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For anyone unfamiliar with the site always check the FRESHWATER, SALTWATER and TACK-TICS pages. The Saltwater page now extends back as a record of over several years of (mostly) sea fishing and may be a useful guide as to when to fish. The Freshwater stuff is also up to date now. I keep adding to both. These pages are effectively my diary and the latest will usually be about fishing in the previous day or two. As you see I also add the odd piece from my friends and correspondents if I've not been doing much. The Tactics pages which are chiefly 'how I do it' plus a bit of science are also updated regularly and (I think) worth a read (the earlier ones are mostly tackle and 'how to do it' stuff).
Three trips and only two small bass.
It is a very long time since I fished with my pal Bill. Anyway, we’ve both had our double Covid jabs and feel that it should be pretty safe for us to wander about on the shore together, more or less socially distanced. A couple of days ago we arranged a joint trip in search of a bass. I’m still nursing my shoulder and reluctant to do a lot of casting, so I spent most of the time free-lining a pilchard. Bill spun with either a Swim-Senko or an Albie-Snax.
We saw a fish fairly early on as we walked along the shore, and Bill flicked his lure out past it. Amazingly, the bass followed the lure in but didn’t take. Altogether we fished for about two hours and although Bill missed one bite on his Albie and had a couple more followers, I saw no sign of bass, and neither of us caught anything. Still, it was good to have a natter and catch up on what has been happening.
I knew that Bill was busy the next day but, before we parted I said that I would try another spot the following morning and let him know whether it was worth a go together, on the day after that, while the tides were still OK.
The next day found me tramping the shore again, this time alone and armed with the spinning rod and a white EvoStix soft plastic lure (I can’t give up spinning for ever, and I knew that with a strong ebbing tide it would be possible to simply ‘dangle’ my lure and let it work in the current). I began fishing at about ten-past-five and for perhaps fifteen minutes there was nothing doing. The sun was already well up over the horizon as I made another cast and watched the line swing across the tide – was that a pluck? I was fairly sure that it was, but decided that it must have been a garfish as the lure position, on the hook, wasn’t even slightly disturbed.
Two more casts and I was in. The rod bent well, but even in the fast flow the fish didn’t take much line against the clutch. However, the bass splashed and wriggled a fair bit and when it opened its mouth the drag stopped me reeling in quickly. It was probably a minute or two before I slid it ashore, neatly hooked in the scissors. I took a couple of pictures before slipping the fish back into the sea and starting to spin again. Almost at once I hooked a second fish – unfortunately once more it was a tiddler about the same size as the first one. This time the bass flicked off the hook as I skated it over the wet weed onto the ledge where I stood. I grabbed the camera and took another picture before it was put back and swam away.
I fished on until 06:00 hr but apart from one or two tentative plucks I caught nothing else. That evening Bill rang, neither of us thought it was worth trying the same place the following morning just to try and catch a few more small schoolies. instead, we opted to go to the place that we'd been to on our first morning session. We set off a bit later, so as to be fishing on the first of the flood. Again, as we walked over the rocks towards our chosen place we saw a couple of modest fish shoot away from the edge of the sea - encouraging!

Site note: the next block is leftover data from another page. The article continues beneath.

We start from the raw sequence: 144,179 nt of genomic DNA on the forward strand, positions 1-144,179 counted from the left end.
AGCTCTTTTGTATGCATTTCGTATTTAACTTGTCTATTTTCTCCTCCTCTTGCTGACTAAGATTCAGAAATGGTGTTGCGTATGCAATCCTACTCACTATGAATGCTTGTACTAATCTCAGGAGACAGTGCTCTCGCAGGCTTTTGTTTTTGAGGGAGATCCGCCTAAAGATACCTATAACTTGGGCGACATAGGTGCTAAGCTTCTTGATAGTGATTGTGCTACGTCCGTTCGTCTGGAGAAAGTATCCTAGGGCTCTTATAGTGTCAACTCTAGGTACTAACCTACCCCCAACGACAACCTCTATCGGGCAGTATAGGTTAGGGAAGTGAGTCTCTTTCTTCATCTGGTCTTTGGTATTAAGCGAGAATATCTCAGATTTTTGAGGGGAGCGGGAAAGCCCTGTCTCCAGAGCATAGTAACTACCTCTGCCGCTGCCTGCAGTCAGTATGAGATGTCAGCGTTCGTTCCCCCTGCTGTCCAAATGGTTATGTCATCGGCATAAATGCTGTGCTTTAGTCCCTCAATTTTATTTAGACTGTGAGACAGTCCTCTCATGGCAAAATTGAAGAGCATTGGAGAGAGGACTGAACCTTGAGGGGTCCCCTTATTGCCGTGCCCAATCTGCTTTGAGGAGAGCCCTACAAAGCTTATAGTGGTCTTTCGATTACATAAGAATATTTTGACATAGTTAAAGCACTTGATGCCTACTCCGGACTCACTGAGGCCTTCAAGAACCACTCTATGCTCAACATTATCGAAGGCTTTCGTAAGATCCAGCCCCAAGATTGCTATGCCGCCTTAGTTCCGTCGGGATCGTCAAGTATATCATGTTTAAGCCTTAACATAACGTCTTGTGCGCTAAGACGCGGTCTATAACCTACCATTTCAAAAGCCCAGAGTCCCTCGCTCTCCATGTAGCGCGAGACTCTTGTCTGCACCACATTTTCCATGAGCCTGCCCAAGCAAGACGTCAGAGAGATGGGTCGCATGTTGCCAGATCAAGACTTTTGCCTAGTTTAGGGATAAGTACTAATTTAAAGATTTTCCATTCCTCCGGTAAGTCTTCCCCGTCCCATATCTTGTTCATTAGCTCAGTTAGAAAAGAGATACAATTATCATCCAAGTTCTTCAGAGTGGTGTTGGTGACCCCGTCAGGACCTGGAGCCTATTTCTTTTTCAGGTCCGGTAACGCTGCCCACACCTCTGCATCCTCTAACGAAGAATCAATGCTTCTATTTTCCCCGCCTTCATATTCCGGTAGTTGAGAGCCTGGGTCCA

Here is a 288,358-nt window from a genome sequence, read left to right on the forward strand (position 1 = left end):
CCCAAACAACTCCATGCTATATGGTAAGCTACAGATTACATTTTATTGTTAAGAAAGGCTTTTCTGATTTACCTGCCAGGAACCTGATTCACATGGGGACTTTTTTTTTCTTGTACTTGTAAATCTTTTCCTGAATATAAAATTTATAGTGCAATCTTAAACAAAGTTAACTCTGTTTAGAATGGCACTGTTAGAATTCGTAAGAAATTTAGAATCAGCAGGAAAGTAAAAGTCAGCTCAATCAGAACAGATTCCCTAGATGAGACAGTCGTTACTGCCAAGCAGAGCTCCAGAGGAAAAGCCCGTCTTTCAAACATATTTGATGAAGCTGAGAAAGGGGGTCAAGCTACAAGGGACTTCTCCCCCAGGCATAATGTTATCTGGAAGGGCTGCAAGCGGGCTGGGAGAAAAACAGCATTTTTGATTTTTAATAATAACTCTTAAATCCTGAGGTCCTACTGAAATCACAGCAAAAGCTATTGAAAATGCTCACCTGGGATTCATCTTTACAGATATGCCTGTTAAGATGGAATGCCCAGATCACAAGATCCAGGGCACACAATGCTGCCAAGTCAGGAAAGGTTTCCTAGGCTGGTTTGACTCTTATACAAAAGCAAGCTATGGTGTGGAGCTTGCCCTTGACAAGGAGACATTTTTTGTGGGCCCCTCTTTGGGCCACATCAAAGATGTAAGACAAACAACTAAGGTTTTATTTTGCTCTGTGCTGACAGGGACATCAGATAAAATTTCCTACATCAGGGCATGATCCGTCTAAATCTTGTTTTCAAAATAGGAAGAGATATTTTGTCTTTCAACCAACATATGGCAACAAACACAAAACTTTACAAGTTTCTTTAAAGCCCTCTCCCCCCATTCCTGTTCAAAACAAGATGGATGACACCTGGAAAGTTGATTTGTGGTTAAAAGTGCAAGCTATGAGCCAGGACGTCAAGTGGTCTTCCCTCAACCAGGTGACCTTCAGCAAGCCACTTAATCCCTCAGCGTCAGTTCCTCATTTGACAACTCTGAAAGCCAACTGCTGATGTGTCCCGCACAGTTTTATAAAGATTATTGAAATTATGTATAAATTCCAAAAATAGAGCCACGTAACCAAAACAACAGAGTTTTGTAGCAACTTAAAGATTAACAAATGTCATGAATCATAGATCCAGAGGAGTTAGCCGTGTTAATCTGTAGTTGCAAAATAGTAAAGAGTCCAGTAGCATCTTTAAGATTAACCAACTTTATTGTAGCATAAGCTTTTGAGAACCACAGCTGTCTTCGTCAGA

This time I'd only brought one rod, baited with a decent sized fillet of frozen mackerel. After we'd gone some distance Bill pointed out a place where he'd often seen bass tailing at low water. I decided to stay there and give it a good bashing while my pal pressed further on to spin with a soft plastic and possibly a surface lure. I settled my bum (protected by chesties) down on the wet, wrack-covered rocks, flicked my bait out perhaps five metres, into about 40cm of water and settled down to wait for the tide. It was calm and the water was clear so I hoped to see anything that was moving. It wasn't too long before my hopes were fulfilled. About fifteen metres out and a little to my right I noticed a movement. As I watched the dorsal fins and tail of a good sized (?6-7lb?) bass broke the surface, heading with the slight tidal flow in my direction. I watched and after a minute or two there was a swirl only a couple of metres to the left of my baited hook. At this point my heart probably stopped, at least it felt like that. I held my breath and waited - but nothing happened. Over the following half-hour or so, before the tide began to flood over the rocks where I sat, I saw several more decent bass moving in the shallow water. One was almost on top of my bait and I felt sure that it would pick it up and move off - but NO! Nothing happened.
After a while with no more action and the tide now flowing fairly fast, I decided to move back along the shore and try another spot. Nothing! Eventually, Bill reappeared and said that once again he'd had a few following fish but no bites on his lures. Ah well, perhaps next time?.
My first bass of the second session - nicely hooked..
The second bass, virtually the twin of the first one.
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HOOKED ON BASS
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ANGLING ON THE EDGE
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THE SECOND WAVE
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